Largest Collection of Irish Catholic Parish Records Launched Online

Posted by Ancestry Team on March 1, 2016 in Australia, Canada, Collections, Ireland, United Kingdom

We are pleased to announce 10 million historic Catholic Parish records from Ireland have been indexed and are now available online. This is the largest collection of its kind available digitally, and means that Ancestry now offers access to more than 55 million Irish records – making it a significant resource for people around the world Read More

Tips to Finding Unindexed Probate Records

Posted by Jessica Murray on February 18, 2016 in Collections

Last year, Ancestry put more than 170 million U.S. Wills and Probate Records online for all 50 states. If you haven’t already discovered these records, you really need to check them out. Probate records offer unique insights into who and what was important to our ancestors and can often establish relationships not found in other records. Read More

Exploring Michigan Death Records

Posted by Amy Johnson Crow on February 16, 2016 in Collections

If you’re researching Michigan ancestors, you should take a look at the new collection on Ancestry: Michigan, Death Records, 1867-1950. This collection contains more than 8 million records from the Michigan Department of Community Health, Division for Vital Statistics and Health Statistics. There are two types of death records in the collection. The 1867-1897 records Read More

History of Crusheen (Inchicronan) Parish

Posted by Bryony Partridge on February 16, 2016 in Collections, Guest Bloggers, Ireland

The below is a guest post from Irish family historian Gerry Kennedy, who lives in Crusheen, Ireland. This post gives some further context and background history on the parish of Crusheen, which may be particularly helpful for those searching the Crusheen Parish Registers 1860 – 2014 on Ancestry.  Origins of the name The name ‘Inchicronan’ is from the Gaelic Read More

Tracing American Deaths Abroad

Posted by Amy Johnson Crow on January 25, 2016 in Collections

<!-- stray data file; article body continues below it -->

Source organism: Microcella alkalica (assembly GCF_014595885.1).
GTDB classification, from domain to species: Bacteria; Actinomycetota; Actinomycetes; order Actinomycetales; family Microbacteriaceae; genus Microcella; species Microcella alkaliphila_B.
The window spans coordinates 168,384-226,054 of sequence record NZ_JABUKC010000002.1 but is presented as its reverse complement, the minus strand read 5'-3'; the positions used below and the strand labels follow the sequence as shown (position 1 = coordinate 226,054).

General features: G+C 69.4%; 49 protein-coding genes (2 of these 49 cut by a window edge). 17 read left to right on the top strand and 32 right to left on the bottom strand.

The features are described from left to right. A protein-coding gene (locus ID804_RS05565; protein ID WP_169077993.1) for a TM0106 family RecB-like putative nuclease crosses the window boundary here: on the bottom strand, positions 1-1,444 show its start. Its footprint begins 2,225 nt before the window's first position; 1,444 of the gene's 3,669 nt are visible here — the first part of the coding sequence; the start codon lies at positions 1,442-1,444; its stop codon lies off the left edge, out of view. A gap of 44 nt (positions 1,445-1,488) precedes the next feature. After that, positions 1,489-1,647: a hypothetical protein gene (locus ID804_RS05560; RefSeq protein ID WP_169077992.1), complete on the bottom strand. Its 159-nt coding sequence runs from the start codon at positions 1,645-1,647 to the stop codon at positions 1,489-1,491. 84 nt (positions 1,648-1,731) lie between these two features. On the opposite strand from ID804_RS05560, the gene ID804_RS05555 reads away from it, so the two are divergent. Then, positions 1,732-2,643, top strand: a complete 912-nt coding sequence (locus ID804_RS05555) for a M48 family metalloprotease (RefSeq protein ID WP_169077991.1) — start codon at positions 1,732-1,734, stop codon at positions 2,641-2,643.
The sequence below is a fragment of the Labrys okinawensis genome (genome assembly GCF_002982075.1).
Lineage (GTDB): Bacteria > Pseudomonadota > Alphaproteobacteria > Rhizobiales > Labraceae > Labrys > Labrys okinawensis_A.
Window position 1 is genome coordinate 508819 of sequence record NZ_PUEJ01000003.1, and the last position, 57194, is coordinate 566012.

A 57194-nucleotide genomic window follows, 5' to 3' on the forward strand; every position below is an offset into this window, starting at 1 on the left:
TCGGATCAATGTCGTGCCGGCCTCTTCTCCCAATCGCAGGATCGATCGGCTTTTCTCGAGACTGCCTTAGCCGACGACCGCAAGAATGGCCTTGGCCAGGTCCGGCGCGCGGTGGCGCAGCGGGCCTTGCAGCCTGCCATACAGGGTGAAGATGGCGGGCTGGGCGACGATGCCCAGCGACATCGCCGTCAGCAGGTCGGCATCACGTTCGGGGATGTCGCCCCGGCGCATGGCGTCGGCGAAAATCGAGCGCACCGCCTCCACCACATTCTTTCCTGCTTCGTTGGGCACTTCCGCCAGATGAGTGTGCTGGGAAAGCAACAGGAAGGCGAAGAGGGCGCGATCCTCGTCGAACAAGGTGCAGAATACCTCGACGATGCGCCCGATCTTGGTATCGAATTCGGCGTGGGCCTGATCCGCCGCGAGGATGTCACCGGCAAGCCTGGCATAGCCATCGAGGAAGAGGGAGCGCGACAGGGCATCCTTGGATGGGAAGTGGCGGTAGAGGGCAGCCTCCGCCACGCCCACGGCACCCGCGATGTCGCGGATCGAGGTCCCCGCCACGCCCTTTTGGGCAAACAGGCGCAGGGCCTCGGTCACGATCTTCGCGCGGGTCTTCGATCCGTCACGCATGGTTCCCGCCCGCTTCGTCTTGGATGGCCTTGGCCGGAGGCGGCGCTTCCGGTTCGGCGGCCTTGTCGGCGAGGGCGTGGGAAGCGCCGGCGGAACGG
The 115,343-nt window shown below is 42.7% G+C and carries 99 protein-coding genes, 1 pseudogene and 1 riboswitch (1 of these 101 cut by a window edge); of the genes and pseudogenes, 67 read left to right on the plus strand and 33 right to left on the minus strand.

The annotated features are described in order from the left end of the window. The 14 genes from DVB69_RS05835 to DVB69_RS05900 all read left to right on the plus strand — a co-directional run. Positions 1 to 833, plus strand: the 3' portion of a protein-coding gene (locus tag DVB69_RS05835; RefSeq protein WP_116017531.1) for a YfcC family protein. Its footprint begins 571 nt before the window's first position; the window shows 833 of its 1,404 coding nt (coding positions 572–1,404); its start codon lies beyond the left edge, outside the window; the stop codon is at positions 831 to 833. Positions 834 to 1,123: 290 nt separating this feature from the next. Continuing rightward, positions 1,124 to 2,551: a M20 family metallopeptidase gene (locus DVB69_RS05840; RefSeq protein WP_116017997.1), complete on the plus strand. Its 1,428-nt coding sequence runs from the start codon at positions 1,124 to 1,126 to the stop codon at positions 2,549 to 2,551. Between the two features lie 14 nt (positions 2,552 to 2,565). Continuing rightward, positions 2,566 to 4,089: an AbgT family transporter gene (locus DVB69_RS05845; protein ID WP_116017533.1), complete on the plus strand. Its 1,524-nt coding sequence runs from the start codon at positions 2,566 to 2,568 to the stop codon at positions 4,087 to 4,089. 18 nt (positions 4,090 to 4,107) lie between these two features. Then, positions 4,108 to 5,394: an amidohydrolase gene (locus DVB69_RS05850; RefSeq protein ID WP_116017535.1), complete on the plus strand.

Arthur Amson of St. Louis, Missouri was a student of philology at the University of Leipsic in Germany. He died there on July 7, 1875. While we commonly think about “traditional” death records, there is a special group of records created for Americans who died abroad. United States consulates are to report the deaths of Read More

Guardianship: A Misunderstood Probate Term

Posted by Amy Johnson Crow on January 14, 2016 in Collections, Research

If you’ve searched in the probate collections and skipped over a result for a guardianship because you know one of the parents was still alive, you should go back and look at that record. Guardianship is an often-misunderstood concept in probate. What Guardianship Is and Is Not Guardianship is when the court appoints someone to represent the Read More

Using the Lancaster, Pennsylvania Mennonite Vital Records

Posted by Amy Johnson Crow on January 12, 2016 in Collections

The Lancaster, Pennsylvania, area is known for its Amish and Mennonite heritage. Over the course of many years, the Lancaster Mennonite Historical Society has compiled more than 210,000 index cards with records of the Mennonite families in the region. Until recently, these cards were only available to researchers at the society’s library. Now, LMHS has partnered Read More

Exploring the Scottish Calendar of Confirmations

Posted by Chris Paton on November 30, 2015 in Collections, Guest Bloggers, Scotland, United Kingdom

Ancestry’s new database, Scotland, National Probate Index (Calendar of Confirmations and Inventories), 1876-1936, is a fantastic resource that can help you to discover whether your Caledonian ancestors left estate behind after they passed away. If so, it will allow you to identify which court granted ‘confirmation’ (the Scottish equivalent of ‘probate’), the names of any Read More